Contingent workforce is a term used to describe employees who are hired for a specific period of time or specific project. These workers may be freelancers, contractors, gig-workers, temporary employees, seasonal employees and other non-permanent forms of employment. Businesses use contingent workers because this type of staffing allows them to manage fluctuations in labor needs in an economical and efficient way.
In practice, businesses use contingent workers for a variety of reasons such as augmenting the skills available in their existing teams during peak workloads or periods of specialized activity. They can also be used to quickly fill gaps when regular employees are on vacation or maternity/paternity leave and they can be hired quickly based on their expertise and trial period if required. Companies also look towards point solutions – when only a particular task needs to be accomplished — these can be done with a contingent worker specialization required for short-duration projects at reasonable costs.
Overall Contingent Workforce enables companies the flexibility in managing their labor force strategically rather than just relying on traditional staff hiring processes. By leveraging Contingent Workforce strategies, organizations can tap into skillsets they would not normally have access to while being able to cost-effectively add new capabilities through its contractual arrangements that typically involve no overhead attached beyond the current project’s ongoing basis.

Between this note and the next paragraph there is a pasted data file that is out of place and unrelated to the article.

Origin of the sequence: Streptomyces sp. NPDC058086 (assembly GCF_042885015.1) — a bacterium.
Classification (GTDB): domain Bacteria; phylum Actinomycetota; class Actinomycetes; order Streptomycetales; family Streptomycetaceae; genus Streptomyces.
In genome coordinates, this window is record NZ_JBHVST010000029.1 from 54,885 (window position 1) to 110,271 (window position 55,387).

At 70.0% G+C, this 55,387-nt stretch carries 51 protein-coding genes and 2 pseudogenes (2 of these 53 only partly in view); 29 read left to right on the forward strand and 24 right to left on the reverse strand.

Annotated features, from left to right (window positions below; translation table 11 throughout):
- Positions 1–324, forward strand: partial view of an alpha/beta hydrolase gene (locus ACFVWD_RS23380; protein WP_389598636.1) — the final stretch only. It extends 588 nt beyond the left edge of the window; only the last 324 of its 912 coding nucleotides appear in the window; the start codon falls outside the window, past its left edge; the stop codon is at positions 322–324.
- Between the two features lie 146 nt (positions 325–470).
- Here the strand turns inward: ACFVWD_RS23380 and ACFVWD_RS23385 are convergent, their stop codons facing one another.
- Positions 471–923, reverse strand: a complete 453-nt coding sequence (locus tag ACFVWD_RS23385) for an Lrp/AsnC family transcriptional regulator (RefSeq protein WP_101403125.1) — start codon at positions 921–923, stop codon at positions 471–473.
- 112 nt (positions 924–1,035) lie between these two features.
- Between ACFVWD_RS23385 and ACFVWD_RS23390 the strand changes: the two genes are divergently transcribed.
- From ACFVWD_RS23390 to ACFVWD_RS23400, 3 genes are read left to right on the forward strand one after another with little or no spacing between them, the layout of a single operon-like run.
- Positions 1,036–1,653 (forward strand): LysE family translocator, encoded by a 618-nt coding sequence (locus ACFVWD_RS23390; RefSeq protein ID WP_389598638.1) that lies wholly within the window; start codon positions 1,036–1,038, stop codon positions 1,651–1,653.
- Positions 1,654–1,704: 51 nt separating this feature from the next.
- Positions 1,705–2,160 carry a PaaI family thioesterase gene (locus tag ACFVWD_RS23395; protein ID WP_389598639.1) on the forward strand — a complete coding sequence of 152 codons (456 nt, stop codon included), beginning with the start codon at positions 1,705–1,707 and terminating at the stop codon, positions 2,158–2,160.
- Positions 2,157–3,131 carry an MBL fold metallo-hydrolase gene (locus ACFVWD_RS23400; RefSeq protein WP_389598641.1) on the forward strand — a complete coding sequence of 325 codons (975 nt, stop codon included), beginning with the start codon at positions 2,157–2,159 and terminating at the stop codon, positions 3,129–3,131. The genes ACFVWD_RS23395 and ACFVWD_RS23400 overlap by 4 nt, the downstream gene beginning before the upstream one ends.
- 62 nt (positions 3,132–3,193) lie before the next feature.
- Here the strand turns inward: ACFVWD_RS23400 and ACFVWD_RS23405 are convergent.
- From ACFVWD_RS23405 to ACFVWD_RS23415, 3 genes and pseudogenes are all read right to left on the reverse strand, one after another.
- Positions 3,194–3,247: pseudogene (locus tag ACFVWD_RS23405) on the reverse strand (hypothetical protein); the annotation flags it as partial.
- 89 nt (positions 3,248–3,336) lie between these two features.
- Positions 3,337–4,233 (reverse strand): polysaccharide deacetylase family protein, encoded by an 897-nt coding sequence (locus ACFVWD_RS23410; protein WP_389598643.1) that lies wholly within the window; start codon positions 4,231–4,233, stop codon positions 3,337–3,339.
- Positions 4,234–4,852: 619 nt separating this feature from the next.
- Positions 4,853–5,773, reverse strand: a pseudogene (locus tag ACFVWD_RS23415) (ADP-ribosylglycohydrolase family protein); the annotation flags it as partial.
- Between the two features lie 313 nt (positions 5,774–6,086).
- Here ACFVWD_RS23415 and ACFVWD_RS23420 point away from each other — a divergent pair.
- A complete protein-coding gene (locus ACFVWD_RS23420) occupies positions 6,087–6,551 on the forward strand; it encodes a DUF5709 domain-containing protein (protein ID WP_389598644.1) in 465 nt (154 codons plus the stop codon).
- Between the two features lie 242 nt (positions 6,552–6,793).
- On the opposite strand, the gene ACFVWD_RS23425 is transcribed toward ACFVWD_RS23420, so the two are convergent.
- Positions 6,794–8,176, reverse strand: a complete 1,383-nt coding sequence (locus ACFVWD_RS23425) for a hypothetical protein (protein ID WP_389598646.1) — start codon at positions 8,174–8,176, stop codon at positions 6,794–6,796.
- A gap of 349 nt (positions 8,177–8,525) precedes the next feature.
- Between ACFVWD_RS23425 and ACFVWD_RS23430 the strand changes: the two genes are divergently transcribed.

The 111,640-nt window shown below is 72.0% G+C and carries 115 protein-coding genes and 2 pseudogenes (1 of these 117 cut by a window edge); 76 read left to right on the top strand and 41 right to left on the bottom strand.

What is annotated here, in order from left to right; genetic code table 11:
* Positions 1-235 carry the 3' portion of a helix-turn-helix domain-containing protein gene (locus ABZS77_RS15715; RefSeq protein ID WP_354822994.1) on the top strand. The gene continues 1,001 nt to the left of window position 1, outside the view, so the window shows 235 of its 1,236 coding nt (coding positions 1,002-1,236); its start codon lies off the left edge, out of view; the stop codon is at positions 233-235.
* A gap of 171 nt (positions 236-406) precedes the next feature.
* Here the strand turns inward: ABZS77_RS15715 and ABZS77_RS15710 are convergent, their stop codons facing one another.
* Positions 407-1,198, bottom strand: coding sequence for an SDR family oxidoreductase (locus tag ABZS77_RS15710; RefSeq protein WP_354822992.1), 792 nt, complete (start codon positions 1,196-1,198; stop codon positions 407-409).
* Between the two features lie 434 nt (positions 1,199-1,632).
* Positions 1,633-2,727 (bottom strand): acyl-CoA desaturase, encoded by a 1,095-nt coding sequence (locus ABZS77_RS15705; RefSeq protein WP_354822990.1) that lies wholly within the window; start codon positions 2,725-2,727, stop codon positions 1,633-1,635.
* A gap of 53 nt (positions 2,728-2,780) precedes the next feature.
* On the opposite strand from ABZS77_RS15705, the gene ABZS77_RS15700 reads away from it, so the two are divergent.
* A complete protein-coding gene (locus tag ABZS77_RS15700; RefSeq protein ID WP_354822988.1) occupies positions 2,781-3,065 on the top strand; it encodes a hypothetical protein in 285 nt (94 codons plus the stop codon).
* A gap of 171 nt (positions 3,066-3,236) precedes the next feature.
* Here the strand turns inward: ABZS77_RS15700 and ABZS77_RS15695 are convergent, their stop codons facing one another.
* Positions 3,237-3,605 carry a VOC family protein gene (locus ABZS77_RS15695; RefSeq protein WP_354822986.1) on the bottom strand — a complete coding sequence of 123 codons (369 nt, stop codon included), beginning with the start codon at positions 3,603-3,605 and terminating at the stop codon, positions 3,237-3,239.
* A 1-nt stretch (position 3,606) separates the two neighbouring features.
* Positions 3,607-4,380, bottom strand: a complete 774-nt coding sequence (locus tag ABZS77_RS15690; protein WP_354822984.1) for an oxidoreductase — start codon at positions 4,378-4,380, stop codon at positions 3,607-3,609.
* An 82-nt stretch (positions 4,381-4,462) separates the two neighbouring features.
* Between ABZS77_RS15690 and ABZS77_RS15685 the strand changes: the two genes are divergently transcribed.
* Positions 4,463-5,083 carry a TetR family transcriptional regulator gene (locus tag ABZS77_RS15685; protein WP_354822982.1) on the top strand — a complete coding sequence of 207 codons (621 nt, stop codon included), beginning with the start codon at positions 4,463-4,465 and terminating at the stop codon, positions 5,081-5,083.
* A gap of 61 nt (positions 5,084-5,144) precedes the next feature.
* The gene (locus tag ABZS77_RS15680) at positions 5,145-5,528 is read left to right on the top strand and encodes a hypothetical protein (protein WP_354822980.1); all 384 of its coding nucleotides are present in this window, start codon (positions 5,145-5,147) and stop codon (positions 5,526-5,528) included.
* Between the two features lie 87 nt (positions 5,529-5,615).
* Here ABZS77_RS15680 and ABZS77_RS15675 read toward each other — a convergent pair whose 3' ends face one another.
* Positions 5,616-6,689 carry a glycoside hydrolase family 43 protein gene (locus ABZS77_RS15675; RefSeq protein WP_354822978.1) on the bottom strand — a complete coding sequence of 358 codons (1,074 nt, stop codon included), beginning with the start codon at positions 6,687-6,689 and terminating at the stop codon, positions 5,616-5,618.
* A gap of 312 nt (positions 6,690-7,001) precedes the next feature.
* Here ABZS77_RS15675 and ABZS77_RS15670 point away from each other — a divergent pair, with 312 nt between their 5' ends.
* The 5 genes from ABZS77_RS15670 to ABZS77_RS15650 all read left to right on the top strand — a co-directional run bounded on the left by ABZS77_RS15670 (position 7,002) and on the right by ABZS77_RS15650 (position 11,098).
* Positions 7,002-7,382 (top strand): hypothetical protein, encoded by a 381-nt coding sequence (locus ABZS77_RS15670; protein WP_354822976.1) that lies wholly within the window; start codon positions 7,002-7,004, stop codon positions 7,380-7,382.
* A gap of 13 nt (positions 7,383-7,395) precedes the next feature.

The Typical Contingent Workforce Employment Types?
- Temporary Employees – work for a specific duration of time, though the length may vary from job to job, and are usually hired on a short-term basis by an employer seeking help with an immediate project or workload.
- Freelance Workers – freelancers provide contracted services for their clients, often in exchange for payment either on a per-project or hourly wage basis. They are typically independent contractors who are fully responsible for managing their own hours and workload while still meeting the requirements of their client list.
- Contractors – possess specialized skills and knowledge that can fill gaps within a business or industry, making them ideal candidates when certain projects require specific expertise nobody else in the organization may possess. The terms of contract work vary depending on the client’s needs and the arrangements set between both parties ahead of time.
- Interim Staffing – an increasing trend in businesses is the implementation of interim staffing solutions as a way to cover gaps within staffing levels as well as mitigate risk related to team development tasks during periods of transition. This type of employment is ideal for flexible data entry, accounting work, IT support, customer service, and many other types of jobs including managerial where the temporary assignment is necessary but full-time employment isn’t desired or feasible in terms of budget concerns or long-term goals.
- Outsourcing/Consulting – Working with outsourcing agencies can provide outside resources from experienced professionals which can add extra capacity to existing teams at an agreed rate instead of having overstaffed resources working extra hours. This not only adds financial benefit in comparison but also removes any additional stress brought upon existing teams due to added pressure from exceeding workloads henceforth creating a balanced workforce dynamically without overcommitting financially or emotionally towards its labor force management strategy.